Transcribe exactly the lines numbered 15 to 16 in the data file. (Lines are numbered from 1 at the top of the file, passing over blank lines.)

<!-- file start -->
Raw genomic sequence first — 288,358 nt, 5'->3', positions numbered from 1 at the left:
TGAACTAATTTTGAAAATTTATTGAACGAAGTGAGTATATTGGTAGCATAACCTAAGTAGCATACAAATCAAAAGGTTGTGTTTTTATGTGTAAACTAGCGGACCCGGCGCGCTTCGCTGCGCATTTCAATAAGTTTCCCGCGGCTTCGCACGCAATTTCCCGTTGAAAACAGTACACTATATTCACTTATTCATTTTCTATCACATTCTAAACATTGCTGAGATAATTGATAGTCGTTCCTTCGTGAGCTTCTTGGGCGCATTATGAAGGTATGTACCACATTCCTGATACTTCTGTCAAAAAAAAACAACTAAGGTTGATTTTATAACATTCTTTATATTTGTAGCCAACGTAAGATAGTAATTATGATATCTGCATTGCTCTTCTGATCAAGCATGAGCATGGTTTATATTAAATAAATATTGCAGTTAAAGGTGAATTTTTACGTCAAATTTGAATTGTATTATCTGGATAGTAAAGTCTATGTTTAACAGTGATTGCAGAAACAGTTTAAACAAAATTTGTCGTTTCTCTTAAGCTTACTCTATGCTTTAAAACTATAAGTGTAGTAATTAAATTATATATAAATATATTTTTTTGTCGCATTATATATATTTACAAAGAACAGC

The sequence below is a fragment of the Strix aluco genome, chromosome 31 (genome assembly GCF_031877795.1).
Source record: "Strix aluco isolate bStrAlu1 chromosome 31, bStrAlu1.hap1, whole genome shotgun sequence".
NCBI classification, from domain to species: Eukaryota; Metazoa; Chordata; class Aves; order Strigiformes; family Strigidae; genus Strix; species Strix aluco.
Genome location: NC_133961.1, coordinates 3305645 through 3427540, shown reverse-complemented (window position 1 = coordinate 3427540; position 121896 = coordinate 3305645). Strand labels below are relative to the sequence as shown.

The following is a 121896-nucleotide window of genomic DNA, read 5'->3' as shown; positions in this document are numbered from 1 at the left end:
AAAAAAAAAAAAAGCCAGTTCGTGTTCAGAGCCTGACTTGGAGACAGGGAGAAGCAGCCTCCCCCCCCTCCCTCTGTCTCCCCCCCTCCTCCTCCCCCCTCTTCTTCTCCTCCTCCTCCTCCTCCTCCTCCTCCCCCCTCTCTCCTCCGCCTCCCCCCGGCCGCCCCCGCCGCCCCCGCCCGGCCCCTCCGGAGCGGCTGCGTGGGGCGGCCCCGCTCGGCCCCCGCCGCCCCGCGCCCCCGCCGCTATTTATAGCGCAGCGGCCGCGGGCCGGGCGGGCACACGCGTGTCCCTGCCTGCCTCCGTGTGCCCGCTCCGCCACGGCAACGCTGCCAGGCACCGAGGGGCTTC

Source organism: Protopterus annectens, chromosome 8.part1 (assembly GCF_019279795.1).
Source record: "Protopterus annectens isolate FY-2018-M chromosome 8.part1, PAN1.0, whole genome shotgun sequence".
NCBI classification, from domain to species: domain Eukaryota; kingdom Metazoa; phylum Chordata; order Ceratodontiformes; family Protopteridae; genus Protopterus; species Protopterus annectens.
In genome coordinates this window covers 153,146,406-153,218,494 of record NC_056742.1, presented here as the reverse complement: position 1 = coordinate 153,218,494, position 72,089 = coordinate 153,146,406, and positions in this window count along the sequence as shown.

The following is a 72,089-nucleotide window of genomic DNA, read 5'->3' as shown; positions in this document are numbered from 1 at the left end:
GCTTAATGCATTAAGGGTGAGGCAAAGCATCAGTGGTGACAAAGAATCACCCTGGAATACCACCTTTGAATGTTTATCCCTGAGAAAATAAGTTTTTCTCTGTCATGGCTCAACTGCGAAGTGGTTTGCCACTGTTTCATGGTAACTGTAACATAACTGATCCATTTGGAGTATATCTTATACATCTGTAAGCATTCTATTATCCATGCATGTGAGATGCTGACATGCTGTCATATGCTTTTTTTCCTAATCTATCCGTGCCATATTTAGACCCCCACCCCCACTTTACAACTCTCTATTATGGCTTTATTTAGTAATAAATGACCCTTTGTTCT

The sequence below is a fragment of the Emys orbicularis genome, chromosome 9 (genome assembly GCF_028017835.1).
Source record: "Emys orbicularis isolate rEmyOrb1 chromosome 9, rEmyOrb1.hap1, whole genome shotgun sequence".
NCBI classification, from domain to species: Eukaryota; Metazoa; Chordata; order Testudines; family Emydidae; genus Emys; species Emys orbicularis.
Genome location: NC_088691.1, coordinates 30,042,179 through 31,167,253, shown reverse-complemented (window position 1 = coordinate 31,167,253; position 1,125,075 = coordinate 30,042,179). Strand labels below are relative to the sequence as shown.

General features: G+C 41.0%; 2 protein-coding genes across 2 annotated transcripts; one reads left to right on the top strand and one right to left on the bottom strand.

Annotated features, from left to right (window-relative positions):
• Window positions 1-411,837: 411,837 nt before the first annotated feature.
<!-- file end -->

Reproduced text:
The sequence below is a fragment of the Emys orbicularis genome, chromosome 9 (genome assembly GCF_028017835.1).
Source record: "Emys orbicularis isolate rEmyOrb1 chromosome 9, rEmyOrb1.hap1, whole genome shotgun sequence".